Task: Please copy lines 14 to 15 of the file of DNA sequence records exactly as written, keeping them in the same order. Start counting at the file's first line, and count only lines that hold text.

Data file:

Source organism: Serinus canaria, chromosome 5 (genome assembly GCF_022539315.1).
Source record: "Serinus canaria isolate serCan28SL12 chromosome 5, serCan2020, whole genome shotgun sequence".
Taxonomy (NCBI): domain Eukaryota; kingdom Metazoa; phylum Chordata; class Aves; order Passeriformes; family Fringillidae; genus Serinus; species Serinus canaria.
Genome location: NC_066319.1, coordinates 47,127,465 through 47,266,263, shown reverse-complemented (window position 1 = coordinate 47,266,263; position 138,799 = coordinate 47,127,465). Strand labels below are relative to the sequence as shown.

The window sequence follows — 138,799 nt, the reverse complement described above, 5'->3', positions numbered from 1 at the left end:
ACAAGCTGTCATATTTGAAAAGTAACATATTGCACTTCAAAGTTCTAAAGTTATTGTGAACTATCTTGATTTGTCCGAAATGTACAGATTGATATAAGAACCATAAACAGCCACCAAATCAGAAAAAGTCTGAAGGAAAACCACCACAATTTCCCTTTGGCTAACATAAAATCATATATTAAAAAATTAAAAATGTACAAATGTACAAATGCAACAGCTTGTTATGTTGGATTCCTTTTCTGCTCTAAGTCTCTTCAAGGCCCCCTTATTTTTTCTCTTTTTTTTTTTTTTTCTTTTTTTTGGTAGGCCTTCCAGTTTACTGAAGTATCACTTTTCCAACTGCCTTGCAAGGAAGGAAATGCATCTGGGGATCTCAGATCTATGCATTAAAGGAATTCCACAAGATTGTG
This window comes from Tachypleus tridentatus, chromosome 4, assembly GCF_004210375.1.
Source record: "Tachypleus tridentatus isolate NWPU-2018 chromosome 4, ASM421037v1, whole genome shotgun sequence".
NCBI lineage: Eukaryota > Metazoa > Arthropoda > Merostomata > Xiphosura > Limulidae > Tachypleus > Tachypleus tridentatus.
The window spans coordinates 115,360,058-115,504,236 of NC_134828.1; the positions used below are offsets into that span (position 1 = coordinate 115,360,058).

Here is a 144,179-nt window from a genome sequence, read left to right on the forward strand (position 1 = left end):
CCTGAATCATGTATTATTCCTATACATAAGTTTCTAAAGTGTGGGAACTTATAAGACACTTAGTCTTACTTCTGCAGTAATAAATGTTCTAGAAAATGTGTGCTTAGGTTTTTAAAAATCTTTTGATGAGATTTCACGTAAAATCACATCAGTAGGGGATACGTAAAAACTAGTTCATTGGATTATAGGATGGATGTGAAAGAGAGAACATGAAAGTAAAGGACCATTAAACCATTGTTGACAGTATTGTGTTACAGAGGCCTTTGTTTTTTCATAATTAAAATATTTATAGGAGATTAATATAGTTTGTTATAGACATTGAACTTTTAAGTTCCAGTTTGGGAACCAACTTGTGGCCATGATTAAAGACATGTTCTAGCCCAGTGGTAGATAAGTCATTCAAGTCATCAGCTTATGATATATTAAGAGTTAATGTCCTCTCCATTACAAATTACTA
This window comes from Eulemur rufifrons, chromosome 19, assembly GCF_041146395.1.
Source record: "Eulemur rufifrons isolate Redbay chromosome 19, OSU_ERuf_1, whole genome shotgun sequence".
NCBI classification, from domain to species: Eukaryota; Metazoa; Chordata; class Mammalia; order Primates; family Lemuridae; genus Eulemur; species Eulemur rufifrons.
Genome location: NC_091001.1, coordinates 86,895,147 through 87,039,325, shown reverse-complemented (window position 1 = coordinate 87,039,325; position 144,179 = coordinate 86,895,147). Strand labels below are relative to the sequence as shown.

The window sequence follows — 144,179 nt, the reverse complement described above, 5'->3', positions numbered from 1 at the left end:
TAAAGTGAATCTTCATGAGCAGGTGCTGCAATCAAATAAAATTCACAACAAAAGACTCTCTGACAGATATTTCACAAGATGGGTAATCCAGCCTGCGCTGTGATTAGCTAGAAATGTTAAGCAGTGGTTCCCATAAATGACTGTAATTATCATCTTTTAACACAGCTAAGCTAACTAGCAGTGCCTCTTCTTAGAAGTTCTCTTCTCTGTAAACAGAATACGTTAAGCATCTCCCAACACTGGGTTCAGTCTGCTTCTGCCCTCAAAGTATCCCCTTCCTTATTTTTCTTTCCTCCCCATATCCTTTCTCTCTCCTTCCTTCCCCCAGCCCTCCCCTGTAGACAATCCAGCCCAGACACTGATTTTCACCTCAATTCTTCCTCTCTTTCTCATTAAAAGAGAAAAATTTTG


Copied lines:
Source record: "Eulemur rufifrons isolate Redbay chromosome 19, OSU_ERuf_1, whole genome shotgun sequence".
NCBI classification, from domain to species: Eukaryota; Metazoa; Chordata; class Mammalia; order Primates; family Lemuridae; genus Eulemur; species Eulemur rufifrons.